I spent a wonderful weekend in Fairfax, California with Sienna Smith and the awesome gang at Yoga Mountain Yoga Studio. Sienna and I have gotten to know each other a lot this last year as she has been an enthusiastic participant in my online courses and made several trips to different workshops. She has an extensive back ground in Viniyoga, Anusara yoga as well as a long-standing meditation practice informed by her studies of Buddhism and mindfulness. I found her company to be wonderful and the group of students and teachers at her studio to be fun-loving, curious, hard-working and very receptive.
Like so many of my workshops these days, the room was filled with people who share a deep understanding of alignment principles and body mechanics that is informed by their training and experiences in Anusara yoga. I enjoyed teaching such a well-trained group of experienced yogis with whom I shared a common background and language and who were also interested in adding to their knowledge-base and expanding their perspectives.
It seems to me that while so much of the alignment in Anusara got exaggerated to the point of creating imbalance rather than balance, at the heart of the method was a great blueprint for balance. This basic structure continues to inform much of my approach to practice and teaching and while I have refined, added to and expanded my understanding over the years and while I make disctinctions between the method and how it was often practiced and taught, in general, it continues to serve me well.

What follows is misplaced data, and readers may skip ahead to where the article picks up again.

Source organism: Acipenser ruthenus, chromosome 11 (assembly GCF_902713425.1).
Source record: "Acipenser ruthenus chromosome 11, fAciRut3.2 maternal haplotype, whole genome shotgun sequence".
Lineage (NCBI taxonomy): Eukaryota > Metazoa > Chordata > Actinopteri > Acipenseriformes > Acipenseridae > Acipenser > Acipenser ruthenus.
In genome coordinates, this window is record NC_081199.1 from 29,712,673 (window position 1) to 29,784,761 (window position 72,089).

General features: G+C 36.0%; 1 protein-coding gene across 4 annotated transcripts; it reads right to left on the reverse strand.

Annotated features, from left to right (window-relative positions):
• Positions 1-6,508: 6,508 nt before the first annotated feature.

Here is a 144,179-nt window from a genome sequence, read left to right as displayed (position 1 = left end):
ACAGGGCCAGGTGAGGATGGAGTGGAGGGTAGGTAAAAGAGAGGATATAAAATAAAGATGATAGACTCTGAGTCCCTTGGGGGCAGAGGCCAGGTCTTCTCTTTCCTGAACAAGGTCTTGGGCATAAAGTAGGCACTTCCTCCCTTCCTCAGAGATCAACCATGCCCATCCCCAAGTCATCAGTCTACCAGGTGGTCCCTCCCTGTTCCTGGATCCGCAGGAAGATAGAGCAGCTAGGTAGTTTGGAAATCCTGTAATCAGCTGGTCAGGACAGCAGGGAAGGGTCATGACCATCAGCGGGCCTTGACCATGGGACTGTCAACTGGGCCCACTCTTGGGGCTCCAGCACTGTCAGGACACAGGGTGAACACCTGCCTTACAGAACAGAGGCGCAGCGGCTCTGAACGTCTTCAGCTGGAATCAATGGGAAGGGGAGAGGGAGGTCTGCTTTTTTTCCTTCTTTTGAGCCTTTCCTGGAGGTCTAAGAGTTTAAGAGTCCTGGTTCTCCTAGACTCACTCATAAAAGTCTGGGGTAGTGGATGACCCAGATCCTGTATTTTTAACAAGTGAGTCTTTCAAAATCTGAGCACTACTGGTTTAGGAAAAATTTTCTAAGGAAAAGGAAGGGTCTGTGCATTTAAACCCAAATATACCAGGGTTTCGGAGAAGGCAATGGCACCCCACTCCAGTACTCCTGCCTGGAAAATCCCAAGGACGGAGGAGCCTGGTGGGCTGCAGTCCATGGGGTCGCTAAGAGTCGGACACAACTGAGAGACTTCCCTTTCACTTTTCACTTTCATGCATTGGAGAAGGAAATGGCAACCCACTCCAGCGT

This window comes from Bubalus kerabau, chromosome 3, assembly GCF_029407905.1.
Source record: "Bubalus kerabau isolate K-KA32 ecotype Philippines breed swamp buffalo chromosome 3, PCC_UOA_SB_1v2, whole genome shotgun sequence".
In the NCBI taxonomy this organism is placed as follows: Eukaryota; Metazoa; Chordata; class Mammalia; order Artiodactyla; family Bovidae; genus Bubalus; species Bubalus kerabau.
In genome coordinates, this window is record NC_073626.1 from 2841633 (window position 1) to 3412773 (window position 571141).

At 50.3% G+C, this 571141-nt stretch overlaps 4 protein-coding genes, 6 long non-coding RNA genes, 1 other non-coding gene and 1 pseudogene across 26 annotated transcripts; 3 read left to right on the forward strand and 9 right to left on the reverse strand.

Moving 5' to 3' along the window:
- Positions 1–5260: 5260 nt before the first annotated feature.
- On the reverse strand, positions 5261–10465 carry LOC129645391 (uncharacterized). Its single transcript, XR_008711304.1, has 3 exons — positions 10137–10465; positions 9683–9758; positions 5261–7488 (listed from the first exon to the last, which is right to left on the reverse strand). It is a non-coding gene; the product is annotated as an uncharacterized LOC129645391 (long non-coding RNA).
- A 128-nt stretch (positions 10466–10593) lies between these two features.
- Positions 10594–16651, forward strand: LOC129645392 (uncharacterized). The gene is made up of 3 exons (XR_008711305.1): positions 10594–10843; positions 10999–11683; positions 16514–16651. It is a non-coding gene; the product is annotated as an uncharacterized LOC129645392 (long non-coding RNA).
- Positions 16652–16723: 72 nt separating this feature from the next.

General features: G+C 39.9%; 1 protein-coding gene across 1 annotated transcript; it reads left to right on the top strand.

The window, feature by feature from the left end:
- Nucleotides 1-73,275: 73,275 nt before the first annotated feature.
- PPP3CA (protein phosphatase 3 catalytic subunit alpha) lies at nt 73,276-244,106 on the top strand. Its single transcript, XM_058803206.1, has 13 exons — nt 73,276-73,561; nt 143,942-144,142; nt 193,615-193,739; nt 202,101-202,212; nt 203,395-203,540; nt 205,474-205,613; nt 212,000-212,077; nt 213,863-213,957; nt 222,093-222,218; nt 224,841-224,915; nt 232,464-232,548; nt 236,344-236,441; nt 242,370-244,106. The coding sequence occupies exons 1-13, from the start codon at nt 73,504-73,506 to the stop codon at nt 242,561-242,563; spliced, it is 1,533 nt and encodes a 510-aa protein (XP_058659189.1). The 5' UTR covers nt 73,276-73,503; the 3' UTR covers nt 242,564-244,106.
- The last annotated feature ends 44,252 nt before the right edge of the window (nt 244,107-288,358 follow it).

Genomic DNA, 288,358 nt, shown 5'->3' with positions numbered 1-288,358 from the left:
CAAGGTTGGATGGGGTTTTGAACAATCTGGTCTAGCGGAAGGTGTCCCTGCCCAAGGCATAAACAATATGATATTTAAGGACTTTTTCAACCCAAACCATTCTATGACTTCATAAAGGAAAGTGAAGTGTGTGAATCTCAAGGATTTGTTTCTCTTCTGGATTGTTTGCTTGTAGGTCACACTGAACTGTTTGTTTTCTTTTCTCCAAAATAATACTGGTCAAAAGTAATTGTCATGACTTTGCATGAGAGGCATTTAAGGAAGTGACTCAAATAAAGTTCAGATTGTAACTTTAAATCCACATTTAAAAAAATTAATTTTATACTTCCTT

For instance, I still think its a great idea to take the thighs back and yet I do not think the big “blossoming the buttocks” actions are actually such a great idea over the long haul, although they may serve an immediate short-term function to correct certain imbalances. And I am more clear than ever that these actions of alignment are directly related to the postural forms we practice and to our own starting point of structure and the actions themselves are not the alignment. The alignment exists, in my opinion, in the relationship between the posture and our structure. “Thighs back” is not an alignment but an action to bring us into alignment. How much we do of it and to what degree it appears visible in our form depends on the pose and on us. At any rate, over time, I think the actions need to be applied specifically and precisely so as not to cause problems and yet they do give us a great general direction in which to point ourselves and our students. So much could be said about that but well, its a big can of worms.